Overview of 2018 surveillance methods
NICE's surveillance team checked whether recommendations in common mental health problems: identification and pathways to care (NICE guideline CG123) remain up to date. The 2018 surveillance followed the static list review process, consisting of:
Feedback from topic experts via a questionnaire.
A search for new or updated Cochrane reviews.
A search for ongoing research.
Examining related NICE guidance and quality standards and National Institute for Health Research (NIHR) signals.
Consideration of evidence from previous surveillance.
Consulting on the decision with stakeholders.
For further details about the process and the possible update decisions that are available, see ensuring that published guidelines are current and accurate in developing NICE guidelines: the manual.
The 2013 evidence update for NICE guideline CG123 identified 9 studies that were considered to have no impact on recommendations. This surveillance review found no new evidence in these areas to suggest an update.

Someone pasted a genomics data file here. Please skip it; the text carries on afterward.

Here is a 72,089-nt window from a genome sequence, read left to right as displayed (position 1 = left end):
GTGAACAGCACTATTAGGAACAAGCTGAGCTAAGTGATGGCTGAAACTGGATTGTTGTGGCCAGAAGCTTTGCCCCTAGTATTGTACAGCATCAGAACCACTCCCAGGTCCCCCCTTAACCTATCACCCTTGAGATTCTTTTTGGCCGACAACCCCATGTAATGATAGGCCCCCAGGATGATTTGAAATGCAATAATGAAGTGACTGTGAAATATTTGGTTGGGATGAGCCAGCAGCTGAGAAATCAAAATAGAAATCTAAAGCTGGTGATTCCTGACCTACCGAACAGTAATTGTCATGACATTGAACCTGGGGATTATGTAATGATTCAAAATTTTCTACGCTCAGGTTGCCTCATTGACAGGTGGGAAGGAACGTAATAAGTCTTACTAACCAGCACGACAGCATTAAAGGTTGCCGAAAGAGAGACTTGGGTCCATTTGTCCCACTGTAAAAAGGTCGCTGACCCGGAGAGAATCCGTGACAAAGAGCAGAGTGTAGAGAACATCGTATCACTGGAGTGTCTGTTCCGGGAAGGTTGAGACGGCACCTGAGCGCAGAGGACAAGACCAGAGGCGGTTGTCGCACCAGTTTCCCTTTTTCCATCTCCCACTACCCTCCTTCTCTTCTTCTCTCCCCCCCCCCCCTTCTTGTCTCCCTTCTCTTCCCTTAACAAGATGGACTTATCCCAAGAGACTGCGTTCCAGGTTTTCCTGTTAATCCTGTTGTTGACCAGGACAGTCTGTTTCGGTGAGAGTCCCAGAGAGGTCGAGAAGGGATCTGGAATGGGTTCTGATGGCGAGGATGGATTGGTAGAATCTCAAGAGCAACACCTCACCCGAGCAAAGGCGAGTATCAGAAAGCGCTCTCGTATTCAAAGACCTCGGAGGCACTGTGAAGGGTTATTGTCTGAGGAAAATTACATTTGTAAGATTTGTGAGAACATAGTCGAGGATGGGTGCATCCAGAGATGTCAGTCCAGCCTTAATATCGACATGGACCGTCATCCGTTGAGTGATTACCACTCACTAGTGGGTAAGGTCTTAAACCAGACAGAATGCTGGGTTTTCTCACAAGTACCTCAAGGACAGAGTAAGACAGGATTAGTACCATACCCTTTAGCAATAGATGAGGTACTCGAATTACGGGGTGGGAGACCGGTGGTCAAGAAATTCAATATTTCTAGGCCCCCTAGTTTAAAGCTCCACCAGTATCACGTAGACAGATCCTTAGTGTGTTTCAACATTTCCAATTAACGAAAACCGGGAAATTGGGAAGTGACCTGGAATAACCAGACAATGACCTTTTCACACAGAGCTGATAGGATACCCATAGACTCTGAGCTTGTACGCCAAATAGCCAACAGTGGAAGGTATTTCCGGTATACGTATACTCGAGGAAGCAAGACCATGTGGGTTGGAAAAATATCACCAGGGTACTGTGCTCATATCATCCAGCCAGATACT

Using the static list process, we searched for new Cochrane reviews related to the whole guideline. We found 3 relevant Cochrane reviews published between October 2012 and May 2018. However, none were considered to impact NICE guideline CG123 recommendations.
We also identified 1 NIHR signal on a relevant study.
From all sources, we considered 13 studies to be relevant to the guideline.
We checked for relevant ongoing research and did not find any studies within the scope of NICE guideline CG123.
We considered the views of topic experts, including those who helped to develop the guideline. For this surveillance review, topic experts completed a questionnaire about developments in evidence, policy and services related to NICE guideline CG123.